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Fortress, based in Richmond Hill, Ont., is a real estate developer and consultant that helped builders raise $920-million in syndicated mortgage financing from more than 14,000 investors between 2009 and 2017.Fred Lum/Globe and Mail

An Ontario court has transferred $100-million of syndicated mortgage loans related to troubled Fortress Real Developments Inc. to the control of an independent trustee after the Law Society of Ontario raised concerns about a lawyer who was overseeing the investments.

The Law Society said it is investigating Derek Sorrenti, a lawyer based in Concord, Ont., who was acting as a trustee for $100-million of syndicated mortgage loans provided by 3,000 investors for 10 large real estate development projects in Ontario.

The Law Society applied for a court order, which was granted earlier this week, transferring oversight of the loans to FAAN Mortgage Administrators Inc., a trustee, and removing them from Mr. Sorrenti’s control.

In a court filing, the Law Society said it has been contacted by investors who complained that they have been unable to get any information or updates on unpaid loans because Mr. Sorrenti did not respond to their e-mails and phone calls. As a result of the complaints, the Law Society said it has “initiated investigations into Mr. Sorrenti’s conduct arising out of his mortgage administration practice.”

Nadia Musclow, manager of trustee services at the Law Society, said in an affidavit filed in court that Mr. Sorrenti has paid himself fees for administering the mortgages that have not been disclosed to investors, and has not distributed all of an $18-million payment from a borrower to investors. She said the Law Society needed to act to protect investors.

“It appears that Mr. Sorrenti has neglected this aspect of his professional business without making adequate provision for the protection of investor interests,” Ms. Musclow said.

Mr. Sorrenti said Friday that he had no comment on the transfer of the mortgages. In its court filing, the Law Society said Mr. Sorrenti agreed with the application because it is “unsustainable” for him to continue to act as the administrator.

The Law Society said Mr. Sorrenti works with only one part-time employee, and that he told the regulator he couldn’t respond to investors who are seeking information.

In an e-mail filed in court as part of the application, Mr. Sorrenti responded to an investor seeking information by saying that it was not supposed to be his job to relay information to investors, and he cannot deal with the calls and drop-in visits he receives “each and every day.” He said mortgage brokers and agents who sold the syndicated mortgage loans to investors have “fallen by the wayside for various reasons after collecting their fat fees and commission cheques, leaving us to ‘clean up the mess.’ ”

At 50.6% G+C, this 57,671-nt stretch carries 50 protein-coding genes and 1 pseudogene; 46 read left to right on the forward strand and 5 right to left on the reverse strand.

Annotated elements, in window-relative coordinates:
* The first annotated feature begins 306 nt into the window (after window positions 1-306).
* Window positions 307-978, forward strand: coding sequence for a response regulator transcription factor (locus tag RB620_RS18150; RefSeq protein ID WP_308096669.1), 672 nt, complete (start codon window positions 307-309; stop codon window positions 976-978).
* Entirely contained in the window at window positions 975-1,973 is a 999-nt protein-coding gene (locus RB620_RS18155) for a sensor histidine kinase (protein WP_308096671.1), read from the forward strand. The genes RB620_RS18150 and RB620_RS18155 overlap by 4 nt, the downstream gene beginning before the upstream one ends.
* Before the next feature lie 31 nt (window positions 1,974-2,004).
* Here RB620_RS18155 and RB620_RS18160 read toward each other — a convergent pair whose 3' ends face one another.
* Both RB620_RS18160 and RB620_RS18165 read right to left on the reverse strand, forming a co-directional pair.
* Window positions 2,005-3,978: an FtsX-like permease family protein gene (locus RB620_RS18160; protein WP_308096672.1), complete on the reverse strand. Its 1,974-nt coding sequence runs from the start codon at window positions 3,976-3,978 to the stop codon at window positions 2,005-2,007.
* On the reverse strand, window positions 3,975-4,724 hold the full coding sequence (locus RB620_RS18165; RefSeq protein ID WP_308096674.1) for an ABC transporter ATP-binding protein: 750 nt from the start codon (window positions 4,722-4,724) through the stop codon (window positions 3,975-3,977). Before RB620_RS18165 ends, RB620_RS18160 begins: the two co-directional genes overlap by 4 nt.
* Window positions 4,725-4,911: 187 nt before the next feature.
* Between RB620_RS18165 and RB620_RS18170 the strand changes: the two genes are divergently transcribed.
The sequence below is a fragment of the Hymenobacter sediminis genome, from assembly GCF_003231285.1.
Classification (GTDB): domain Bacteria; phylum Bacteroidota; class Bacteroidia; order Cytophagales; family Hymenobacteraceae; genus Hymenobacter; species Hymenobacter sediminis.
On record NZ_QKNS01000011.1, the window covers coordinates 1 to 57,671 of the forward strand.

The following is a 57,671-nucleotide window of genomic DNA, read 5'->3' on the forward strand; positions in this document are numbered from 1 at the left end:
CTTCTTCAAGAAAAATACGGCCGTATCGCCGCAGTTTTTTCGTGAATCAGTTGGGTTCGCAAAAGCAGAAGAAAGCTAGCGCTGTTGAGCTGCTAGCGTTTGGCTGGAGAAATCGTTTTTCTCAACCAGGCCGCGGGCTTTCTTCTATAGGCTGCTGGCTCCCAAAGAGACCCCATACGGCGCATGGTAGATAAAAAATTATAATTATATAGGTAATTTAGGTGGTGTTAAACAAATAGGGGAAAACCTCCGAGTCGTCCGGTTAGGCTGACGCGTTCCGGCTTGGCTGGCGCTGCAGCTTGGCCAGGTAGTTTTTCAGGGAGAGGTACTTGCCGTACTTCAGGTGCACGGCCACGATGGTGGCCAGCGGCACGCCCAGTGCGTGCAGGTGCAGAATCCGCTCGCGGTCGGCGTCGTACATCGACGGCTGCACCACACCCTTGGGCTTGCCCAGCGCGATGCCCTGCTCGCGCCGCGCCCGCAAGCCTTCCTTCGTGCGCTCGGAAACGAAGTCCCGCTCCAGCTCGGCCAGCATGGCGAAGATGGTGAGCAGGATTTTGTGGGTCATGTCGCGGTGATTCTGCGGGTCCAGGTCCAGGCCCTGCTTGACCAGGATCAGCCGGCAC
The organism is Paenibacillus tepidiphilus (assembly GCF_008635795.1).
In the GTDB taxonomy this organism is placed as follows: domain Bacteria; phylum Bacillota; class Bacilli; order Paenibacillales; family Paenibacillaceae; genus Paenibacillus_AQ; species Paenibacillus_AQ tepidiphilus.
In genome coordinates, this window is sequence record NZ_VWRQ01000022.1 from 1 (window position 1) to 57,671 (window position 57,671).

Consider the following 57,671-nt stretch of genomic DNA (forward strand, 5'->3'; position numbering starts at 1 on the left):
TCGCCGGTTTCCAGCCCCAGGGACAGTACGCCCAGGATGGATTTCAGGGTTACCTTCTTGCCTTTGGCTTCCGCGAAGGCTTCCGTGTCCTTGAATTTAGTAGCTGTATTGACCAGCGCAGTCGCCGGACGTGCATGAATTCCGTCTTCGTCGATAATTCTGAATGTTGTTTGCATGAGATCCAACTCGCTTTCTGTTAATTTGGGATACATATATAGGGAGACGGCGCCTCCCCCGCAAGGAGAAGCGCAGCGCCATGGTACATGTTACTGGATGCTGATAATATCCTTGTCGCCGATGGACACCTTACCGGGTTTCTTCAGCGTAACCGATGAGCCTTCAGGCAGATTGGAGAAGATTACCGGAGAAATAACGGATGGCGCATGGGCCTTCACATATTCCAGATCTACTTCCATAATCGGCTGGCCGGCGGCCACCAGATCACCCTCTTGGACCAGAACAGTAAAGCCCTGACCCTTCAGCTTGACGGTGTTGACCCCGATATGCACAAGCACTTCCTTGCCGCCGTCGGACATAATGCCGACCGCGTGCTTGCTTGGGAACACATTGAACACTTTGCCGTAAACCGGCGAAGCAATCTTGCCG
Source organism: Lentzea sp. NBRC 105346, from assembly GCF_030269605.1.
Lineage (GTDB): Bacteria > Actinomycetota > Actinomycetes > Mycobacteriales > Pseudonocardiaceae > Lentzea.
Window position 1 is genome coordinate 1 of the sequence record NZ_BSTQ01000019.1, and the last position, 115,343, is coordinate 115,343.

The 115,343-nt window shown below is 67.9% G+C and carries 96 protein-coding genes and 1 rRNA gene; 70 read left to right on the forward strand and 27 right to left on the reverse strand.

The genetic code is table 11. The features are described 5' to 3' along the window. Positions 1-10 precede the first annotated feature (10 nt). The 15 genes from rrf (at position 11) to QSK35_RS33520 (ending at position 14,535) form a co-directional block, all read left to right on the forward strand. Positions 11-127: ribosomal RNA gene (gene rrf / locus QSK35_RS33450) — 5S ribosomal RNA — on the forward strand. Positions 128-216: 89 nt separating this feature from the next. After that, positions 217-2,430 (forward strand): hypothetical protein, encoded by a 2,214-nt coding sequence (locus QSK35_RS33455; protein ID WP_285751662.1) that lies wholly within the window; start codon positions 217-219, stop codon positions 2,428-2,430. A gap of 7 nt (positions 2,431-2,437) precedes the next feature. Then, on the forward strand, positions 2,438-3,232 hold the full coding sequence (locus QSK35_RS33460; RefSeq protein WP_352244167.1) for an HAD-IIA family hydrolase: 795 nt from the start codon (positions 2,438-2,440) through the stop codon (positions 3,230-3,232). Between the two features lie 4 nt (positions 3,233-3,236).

FAAN has been administering $560-million of other syndicated mortgage loans related to Fortress projects since April, 2018, so the court ruling this week means the trustee will now oversee almost all of the outstanding syndicated mortgages for Fortress projects.

Fortress, based in Richmond Hill, Ont., is a real estate developer and consultant that helped builders raise $920-million in syndicated mortgage financing from more than 14,000 investors between 2009 and 2017. The company, headed by Jawad Rathore and Vince Petrozza, said it pioneered the practice of raising syndicated mortgage loans from regular retail investors.

However, some of the condominium and commercial building projects funded by the mortgages later fell into difficulty and were not completed, and investors in some projects have received none of their money back or recovered only partial repayment.

The RCMP launched an investigation into the company’s actions and searched Fortress’s offices in April, 2018. No charges have been laid in the case.

FAAN said it supported the latest transfer of mortgages from Mr. Sorrenti because it has had many inquiries from confused investors who did not understand that some of the Fortress loans were still under Mr. Sorrenti’s control.

In a report filed in court, FAAN said it contacted Mr. Sorrenti “on numerous occasions” to try to get information about mortgages, but he did not comply with the requests. FAAN got a court order in May requiring Mr. Sorrenti to provide information on outstanding mortgages, and he still did not comply, the report said.

FAAN said it is particularly concerned about his administration of a loan for the Residences of Bayview/Lotus condominium project.

The project borrower made an $18-million repayment on a mortgage loan this spring, which Mr. Sorrenti was supposed to distribute to syndicated mortgage investors beginning in May.

However, FAAN said distribution is still not completed. FAAN said its representatives met with Mr. Sorrenti on Sept. 26, and he reported that he was in the process of distributing the money but could not confirm how much he still had under his control.

The Financial Services Regulatory Authority of Ontario (FSRA), which oversees mortgage lending in the province, also supported the transfer of Mr. Sorrenti’s mortgages, saying it has received complaints from investors about his work but was unable to act because FSRA does not license lawyers who administer syndicated mortgages.

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